Rose Meringues with Berries and Mousse
Courtesy: Chef Claudia Fleming, North Fork Table & Inn
Fresh summer berries (such as strawberries, raspberries and blackberries)
Goat Yogurt-Rose Mousse & Raspberry Sorbet
For the Rose Meringues:
4 large egg whites
1 ½ c. confectioners’ sugar
½ to 1 ½ teaspoons rose water (or to taste)
Preheat the oven to 200 F. Line 2 baking sheets with nonstick liners or parchment paper. In the bowl of an electric mixer, beat the egg whites until they hold soft peaks. Slowly add the confectioners’ sugar and beat for 10 to 12 minutes, or until the mixture is very stiff. Add the rose water ½ teaspoon at a time to taste.
Drop tablespoon amounts of batter onto the baking sheets, leaving 3 inches of space between each. Using the back of the spoon, smooth each meringue into a flat disk. Bake for 2 to 2 ½ hours, or until the meringues can be easily lifted off the liners and are completely dried out. Cook thoroughly and store the meringues in an airtight container for up to 2 days. They can be re-crisped in a 200 F. oven if necessary.
(Yields 28 servings)
For the Goat Yogurt-Rose Mousse:
2 cups unflavored goat’s milk yogurt or plain yogurt
1 cup plus 2 tablespoons heavy cream
½ teaspoon unflavored powdered gelatin
¾ cup confectioners’ sugar
½ teaspoon rose water, or to taste
Line a sieve with a double layer of cheesecloth and suspend it over a bowl or sink. Place the yogurt in the lined sieve and let drain for 30 minutes.
Measure out 1 cup of the drained yogurt and save the remaining few tablespoons for another purpose. Place the yogurt in a medium bowl and whisk until smooth.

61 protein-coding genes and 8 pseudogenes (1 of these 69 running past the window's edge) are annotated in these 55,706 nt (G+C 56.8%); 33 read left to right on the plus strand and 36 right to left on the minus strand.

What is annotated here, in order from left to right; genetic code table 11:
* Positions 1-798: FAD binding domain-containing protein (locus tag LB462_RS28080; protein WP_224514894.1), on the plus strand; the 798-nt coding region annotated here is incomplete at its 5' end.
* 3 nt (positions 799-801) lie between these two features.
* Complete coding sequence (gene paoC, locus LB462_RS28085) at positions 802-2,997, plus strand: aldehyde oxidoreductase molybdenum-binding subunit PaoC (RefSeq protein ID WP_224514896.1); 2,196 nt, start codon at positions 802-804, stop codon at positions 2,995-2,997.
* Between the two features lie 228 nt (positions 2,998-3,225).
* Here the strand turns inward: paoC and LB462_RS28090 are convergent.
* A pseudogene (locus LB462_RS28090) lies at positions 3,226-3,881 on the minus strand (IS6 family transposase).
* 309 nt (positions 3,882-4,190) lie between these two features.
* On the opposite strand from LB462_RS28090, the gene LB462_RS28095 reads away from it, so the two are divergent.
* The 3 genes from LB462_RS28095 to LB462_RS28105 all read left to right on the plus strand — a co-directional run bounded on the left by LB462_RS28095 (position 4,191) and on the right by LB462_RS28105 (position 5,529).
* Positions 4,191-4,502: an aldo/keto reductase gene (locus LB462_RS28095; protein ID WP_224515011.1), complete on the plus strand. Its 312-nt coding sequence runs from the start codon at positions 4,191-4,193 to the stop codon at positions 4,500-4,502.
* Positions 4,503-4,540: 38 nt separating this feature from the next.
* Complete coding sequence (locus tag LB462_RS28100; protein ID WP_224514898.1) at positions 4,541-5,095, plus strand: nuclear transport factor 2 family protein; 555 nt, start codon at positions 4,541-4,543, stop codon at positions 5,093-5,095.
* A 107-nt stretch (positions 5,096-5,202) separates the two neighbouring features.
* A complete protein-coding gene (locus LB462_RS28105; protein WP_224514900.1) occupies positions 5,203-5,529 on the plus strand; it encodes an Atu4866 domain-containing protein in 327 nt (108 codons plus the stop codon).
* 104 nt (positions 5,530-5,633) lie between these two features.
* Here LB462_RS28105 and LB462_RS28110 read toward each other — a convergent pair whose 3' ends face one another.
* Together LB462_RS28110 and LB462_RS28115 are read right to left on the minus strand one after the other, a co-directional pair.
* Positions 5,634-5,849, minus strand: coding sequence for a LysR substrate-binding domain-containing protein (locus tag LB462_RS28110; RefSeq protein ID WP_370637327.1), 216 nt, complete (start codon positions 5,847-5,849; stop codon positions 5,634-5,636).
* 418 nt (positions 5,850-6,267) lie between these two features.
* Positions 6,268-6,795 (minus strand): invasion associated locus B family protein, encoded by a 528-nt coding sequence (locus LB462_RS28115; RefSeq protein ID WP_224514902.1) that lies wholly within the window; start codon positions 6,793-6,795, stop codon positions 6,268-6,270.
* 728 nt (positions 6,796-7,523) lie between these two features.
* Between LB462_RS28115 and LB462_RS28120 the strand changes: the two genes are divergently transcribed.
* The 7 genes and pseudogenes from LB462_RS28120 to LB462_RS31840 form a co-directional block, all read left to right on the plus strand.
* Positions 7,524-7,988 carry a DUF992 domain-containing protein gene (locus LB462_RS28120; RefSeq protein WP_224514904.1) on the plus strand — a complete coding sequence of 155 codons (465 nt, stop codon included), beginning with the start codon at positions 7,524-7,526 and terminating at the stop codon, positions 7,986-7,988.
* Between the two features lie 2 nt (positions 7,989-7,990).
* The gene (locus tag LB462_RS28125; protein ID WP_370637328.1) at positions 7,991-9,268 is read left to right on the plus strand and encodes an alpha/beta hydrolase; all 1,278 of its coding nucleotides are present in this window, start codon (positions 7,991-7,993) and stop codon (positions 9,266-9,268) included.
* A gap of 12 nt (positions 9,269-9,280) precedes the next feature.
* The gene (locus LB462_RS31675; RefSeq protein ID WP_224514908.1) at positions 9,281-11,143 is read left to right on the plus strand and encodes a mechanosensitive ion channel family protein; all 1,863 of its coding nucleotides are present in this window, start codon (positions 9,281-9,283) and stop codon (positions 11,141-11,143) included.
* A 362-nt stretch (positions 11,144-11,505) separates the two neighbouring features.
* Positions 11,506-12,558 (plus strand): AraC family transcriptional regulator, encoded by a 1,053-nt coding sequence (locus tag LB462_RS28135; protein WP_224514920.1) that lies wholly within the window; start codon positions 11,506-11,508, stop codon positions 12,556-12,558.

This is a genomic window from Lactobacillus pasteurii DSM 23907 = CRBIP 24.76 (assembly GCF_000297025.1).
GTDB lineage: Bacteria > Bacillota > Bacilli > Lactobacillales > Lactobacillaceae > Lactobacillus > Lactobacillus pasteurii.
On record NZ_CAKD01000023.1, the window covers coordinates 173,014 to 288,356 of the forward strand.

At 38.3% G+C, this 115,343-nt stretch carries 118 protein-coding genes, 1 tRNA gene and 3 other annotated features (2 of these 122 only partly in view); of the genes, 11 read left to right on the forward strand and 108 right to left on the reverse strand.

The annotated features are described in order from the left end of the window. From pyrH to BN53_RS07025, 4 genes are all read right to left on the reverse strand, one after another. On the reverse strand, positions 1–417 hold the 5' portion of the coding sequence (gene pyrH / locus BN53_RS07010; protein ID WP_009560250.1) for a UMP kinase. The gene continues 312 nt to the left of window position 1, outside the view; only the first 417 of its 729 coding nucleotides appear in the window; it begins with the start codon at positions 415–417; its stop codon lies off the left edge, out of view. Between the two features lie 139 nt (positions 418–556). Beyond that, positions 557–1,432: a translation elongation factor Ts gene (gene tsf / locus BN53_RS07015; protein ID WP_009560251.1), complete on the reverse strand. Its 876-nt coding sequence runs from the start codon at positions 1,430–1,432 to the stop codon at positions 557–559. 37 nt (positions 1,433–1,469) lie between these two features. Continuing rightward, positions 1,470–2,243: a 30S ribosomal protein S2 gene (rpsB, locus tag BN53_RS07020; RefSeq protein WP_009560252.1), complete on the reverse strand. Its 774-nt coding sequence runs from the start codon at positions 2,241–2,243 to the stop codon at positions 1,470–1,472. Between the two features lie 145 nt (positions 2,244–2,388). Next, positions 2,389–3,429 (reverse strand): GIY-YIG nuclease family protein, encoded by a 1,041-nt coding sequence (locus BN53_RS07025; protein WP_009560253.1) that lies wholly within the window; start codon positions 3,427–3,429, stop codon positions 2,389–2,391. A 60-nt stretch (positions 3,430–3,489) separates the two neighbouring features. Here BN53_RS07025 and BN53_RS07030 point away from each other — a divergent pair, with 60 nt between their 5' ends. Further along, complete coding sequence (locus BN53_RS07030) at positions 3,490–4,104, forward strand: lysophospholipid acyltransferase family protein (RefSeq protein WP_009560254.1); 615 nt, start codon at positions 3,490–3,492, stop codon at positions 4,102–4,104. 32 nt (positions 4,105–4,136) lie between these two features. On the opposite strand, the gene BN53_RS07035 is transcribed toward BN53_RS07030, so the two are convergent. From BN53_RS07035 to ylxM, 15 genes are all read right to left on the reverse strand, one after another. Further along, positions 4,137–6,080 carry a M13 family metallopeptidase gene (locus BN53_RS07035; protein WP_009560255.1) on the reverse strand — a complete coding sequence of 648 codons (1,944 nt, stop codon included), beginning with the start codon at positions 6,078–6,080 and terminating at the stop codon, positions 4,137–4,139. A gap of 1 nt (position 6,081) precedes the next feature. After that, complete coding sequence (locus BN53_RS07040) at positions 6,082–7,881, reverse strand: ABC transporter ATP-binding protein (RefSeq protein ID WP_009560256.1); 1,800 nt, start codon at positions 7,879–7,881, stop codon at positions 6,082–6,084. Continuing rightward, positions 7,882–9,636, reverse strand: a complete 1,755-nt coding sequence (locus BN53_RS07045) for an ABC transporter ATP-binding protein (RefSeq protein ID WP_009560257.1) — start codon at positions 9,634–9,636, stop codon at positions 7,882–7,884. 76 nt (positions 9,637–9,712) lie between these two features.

In a small saucepan, combine 2 tablespoons of the cream and the gelatin. Let sit for 5 minutes. Place the pan over low heat and gently stir until the gelatin is dissolved, about 5 minutes. Strain the gelatin mixture through a fine sieve into the yogurt and whisk well.
Using an electric mixer, whip the remaining cup of cream until it thickens. Whisk in the sugar and rose water. Whisk one third of the cream into the yogurt mixture, then fold in the remaining cream in two additions. Transfer the mixture to a serving bowl and chill the mousse until set, at least 3 hours.
(Yields 8 servings)
For the raspberry Sorbet:
6 cups fresh raspberries
1 cup plus 2 tablespoons sugar, or to taste
In a large bowl, toss together the raspberries and six tablespoons of the sugar, or more to taste. Let the mixture rest for 1 hour.
Meanwhile, in a small saucepan, combine the remaining ¾ cup of sugar with ½ cup water and bring to a simmer over medium heat. Simmer the mixture, stirring, until the sugar dissolves, about 2 minutes. Remove from the heat and let cool.
Transfer the berries to a food processor or blender and purée until very smooth. Strain through a fine sieve, pressing hard on the solids; discard the solids.
In a large bowl, whisk together the raspberry pure and sugar syrup. Cover and chill until cold, at least 3 hours, or overnight. Freeze in an ice-cream maker according to the manufacturer’s instructions.
(Yield 1 quart)
Place a meringue disk in the center of each shallow bowl and cover with fresh berries. Spoon a dollop of mouse over the berries, then repeat with another meringue layer, more berries, and more mousse, then finish with a meringue on top. Scatter more berries around the meringue napoleon and space three tiny scoops of sorbet evenly around the bowl.